Thu, 13 Oct 2011
Given current yields on stocks versus bonds, it may be an intelligent move for investors to allocate assets to dividend-payers, says Portfolio Solutions' Rick Ferri.
Benz: You recently wrote a piece, Rick, where you looked at dividend yields actually being higher than Treasury bonds. What do you think investors should make of that? I have heard from some investors, where they are saying I want to take a piece of my bond portfolio and put it into dividend-paying stocks. Does that make sense to you as a strategy?
Ferri: Interesting what happened here. It has been 50 years since the yield on stocks has been higher than the yield on 10-year Treasury bonds, 50 years. You have to go all the way back to the early 1960s to see that.
And prior to that, interestingly enough, there used to be a rule that said, when the yield on stocks is higher than the yield on Treasuries, you buy stocks and you sell bonds, and when the yield on stocks falls below bonds, you sell stocks and you buy bonds. That was sort of the market-timing mechanism that people used from the 1880s all the way through to the 1960s, until it didn't work anymore, because the way corporations started to structure their balance sheets and use more equity and not pay dividends, buy back stock, and they changed the whole corporate structure.
Is it going to change people's belief of the stock market? I think that, you might get some people who say, stocks are yielding higher than bonds right now, and if I put money in stocks and don't sell it, I'm going to get certain amount of cash flow from that now, but stocks also have paid higher and higher and higher dividends. So, as companies make more money, they increase the dividends, and this dividend increase maybe runs about 3% per year, which happens to be about the inflation rate. So, if you're making $10,000 from dividends now, next year you might make $10,300, the year from that $10,600, the year after that $11,000. So, there is this automatic inflation-adjusted increase.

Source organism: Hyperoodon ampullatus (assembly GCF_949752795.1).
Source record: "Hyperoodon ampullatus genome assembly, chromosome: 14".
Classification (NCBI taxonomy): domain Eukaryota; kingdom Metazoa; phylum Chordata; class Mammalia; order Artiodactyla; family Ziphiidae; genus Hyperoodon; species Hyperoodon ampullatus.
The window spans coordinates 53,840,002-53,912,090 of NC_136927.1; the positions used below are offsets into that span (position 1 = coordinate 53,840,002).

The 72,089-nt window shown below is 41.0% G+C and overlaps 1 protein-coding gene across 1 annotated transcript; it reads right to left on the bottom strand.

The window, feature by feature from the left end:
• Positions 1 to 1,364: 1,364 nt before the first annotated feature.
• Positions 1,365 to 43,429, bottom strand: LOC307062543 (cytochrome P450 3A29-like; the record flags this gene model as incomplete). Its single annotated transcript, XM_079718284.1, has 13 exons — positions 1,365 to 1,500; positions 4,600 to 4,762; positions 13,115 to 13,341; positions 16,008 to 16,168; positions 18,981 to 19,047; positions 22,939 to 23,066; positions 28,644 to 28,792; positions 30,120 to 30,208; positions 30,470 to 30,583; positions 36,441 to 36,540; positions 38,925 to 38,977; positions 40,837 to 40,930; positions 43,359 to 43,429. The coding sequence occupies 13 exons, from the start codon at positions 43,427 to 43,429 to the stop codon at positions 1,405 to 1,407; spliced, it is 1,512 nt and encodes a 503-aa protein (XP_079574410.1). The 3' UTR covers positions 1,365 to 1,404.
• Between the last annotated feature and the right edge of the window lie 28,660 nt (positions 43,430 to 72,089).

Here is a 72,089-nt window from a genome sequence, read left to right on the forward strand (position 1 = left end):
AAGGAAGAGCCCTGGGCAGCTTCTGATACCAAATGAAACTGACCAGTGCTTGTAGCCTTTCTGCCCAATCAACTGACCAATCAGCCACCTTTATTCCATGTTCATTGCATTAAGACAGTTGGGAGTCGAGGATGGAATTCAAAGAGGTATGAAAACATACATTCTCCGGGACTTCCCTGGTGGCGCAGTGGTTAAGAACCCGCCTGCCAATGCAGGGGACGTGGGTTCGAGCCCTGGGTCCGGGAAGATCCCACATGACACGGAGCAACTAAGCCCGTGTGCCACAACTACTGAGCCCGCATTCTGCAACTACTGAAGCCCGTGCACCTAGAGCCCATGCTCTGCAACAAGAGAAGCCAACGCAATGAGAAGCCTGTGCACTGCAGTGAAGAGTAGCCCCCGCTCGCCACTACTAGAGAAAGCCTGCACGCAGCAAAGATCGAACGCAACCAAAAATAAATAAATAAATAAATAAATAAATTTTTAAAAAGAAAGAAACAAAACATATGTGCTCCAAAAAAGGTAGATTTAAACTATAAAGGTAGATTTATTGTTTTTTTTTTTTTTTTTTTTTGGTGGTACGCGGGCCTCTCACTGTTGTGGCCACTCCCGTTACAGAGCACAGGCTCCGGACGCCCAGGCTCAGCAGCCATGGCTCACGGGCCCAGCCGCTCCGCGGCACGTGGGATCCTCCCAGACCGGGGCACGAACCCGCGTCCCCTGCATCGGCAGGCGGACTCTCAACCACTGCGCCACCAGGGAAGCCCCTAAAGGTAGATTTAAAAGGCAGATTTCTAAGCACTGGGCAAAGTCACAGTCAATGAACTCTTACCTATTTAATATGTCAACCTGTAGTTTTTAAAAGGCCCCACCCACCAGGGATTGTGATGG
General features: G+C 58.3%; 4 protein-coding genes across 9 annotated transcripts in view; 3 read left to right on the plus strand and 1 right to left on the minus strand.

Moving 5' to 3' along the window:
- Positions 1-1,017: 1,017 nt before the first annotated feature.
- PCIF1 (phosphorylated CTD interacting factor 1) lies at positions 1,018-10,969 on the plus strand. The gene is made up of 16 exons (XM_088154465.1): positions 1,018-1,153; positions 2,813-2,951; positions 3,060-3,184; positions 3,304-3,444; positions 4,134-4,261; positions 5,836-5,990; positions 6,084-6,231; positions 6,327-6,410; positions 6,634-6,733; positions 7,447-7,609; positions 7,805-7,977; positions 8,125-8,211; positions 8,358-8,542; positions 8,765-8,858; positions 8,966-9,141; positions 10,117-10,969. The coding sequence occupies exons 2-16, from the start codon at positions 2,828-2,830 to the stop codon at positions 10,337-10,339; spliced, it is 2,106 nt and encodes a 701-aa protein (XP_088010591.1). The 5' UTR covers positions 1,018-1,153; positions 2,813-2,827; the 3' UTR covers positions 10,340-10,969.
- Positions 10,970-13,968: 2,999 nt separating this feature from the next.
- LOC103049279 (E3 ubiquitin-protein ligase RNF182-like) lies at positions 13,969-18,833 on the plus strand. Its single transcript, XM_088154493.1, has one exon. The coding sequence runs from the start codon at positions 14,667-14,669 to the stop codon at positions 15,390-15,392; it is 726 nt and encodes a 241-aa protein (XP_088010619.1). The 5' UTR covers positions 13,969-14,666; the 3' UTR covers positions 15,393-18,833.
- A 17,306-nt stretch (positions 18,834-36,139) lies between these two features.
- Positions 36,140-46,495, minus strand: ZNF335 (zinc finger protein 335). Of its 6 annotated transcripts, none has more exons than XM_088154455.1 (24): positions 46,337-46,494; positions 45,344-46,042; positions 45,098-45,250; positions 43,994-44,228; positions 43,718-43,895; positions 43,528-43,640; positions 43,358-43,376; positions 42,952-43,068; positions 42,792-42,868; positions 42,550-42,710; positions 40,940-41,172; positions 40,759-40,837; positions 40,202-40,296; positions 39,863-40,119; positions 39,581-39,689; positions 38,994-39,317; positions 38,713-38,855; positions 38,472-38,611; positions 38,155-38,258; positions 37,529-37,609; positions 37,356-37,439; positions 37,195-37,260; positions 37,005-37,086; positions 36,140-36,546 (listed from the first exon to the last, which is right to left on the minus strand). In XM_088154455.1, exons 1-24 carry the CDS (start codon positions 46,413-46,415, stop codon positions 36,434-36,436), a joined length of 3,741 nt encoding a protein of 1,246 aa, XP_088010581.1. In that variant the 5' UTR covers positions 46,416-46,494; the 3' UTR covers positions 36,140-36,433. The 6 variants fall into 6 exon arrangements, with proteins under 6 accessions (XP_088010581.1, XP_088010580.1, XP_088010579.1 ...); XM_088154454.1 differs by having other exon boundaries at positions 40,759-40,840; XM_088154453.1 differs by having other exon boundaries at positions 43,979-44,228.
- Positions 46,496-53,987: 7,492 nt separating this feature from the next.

Now, there are times when the markets really take a dive, like in 2008, where the dividends were cut, but they are coming back pretty strongly right now. So, there might be some investors who come back to the stock market only for the cash flow, and I think that would be interesting, not only that, but maybe an intelligent thing for some people do.
Benz: But they are getting a lot more volatility by swapping out of fixed-income?
Ferri: They are getting volatility in their principal, but if they are buying stocks for the cash flow, and they are never going to sell, then the volatility of the stock market shouldn't affect you, because what you are really buying is the income stream from it.